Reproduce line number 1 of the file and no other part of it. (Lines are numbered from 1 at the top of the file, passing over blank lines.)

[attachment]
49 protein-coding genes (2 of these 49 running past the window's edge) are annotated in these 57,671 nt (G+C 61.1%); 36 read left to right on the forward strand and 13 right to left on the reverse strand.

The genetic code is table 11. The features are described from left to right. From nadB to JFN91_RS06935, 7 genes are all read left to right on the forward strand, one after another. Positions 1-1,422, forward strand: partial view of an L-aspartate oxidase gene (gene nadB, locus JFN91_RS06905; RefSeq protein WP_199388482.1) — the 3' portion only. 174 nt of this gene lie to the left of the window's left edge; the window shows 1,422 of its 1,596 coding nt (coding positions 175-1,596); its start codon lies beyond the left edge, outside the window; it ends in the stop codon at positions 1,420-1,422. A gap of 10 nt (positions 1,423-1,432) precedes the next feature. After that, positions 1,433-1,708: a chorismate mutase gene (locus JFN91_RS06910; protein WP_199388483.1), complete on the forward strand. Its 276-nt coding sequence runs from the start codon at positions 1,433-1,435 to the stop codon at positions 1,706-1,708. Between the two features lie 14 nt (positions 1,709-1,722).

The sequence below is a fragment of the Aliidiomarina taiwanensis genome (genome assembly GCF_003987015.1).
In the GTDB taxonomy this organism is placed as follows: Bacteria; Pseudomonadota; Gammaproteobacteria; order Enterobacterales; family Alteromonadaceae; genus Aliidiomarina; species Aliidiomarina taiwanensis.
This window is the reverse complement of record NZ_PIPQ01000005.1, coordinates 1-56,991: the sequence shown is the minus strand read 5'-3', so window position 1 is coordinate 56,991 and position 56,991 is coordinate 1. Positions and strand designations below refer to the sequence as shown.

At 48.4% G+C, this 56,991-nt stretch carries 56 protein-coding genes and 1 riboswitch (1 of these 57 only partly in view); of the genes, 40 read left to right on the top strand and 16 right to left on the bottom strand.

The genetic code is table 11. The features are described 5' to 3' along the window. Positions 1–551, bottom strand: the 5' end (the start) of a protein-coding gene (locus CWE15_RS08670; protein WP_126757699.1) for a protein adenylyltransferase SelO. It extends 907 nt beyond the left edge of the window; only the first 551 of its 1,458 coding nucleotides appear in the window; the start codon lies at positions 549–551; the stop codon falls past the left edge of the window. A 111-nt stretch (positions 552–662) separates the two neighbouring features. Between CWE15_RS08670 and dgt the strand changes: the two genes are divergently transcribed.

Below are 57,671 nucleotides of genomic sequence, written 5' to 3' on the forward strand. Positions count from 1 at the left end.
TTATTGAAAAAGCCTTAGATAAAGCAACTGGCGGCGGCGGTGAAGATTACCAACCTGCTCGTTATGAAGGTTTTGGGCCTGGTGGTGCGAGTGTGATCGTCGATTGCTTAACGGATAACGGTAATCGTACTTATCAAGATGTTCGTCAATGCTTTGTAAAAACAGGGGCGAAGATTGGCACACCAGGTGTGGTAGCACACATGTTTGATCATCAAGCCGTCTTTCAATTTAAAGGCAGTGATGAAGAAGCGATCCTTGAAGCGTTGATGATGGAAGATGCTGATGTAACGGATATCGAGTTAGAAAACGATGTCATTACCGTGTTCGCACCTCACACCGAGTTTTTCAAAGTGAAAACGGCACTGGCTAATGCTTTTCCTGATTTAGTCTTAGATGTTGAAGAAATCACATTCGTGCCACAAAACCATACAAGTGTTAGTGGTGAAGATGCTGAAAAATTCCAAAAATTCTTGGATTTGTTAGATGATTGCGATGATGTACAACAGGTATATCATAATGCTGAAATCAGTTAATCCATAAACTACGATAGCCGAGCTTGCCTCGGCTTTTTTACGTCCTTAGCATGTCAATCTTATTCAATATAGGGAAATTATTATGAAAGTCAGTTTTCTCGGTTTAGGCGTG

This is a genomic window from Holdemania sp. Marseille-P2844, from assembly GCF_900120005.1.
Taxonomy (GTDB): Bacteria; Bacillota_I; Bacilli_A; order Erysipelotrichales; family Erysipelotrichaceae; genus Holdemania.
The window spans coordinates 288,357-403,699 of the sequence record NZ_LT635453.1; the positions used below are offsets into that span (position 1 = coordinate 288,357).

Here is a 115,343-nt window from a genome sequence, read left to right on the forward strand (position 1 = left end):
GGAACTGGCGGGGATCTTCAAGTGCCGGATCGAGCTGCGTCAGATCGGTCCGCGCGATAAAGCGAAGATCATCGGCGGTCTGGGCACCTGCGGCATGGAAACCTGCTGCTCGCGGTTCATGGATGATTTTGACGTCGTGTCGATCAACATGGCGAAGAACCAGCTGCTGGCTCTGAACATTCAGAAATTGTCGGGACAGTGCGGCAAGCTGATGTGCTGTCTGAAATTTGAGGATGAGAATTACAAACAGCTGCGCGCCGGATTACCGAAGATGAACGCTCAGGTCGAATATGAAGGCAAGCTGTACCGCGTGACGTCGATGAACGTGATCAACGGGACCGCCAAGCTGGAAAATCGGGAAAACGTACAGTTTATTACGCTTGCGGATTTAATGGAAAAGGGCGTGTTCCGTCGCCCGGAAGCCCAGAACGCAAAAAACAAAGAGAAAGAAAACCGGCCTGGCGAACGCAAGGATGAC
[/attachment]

49 protein-coding genes (2 of these 49 running past the window's edge) are annotated in these 57,671 nt (G+C 61.1%); 36 read left to right on the forward strand and 13 right to left on the reverse strand.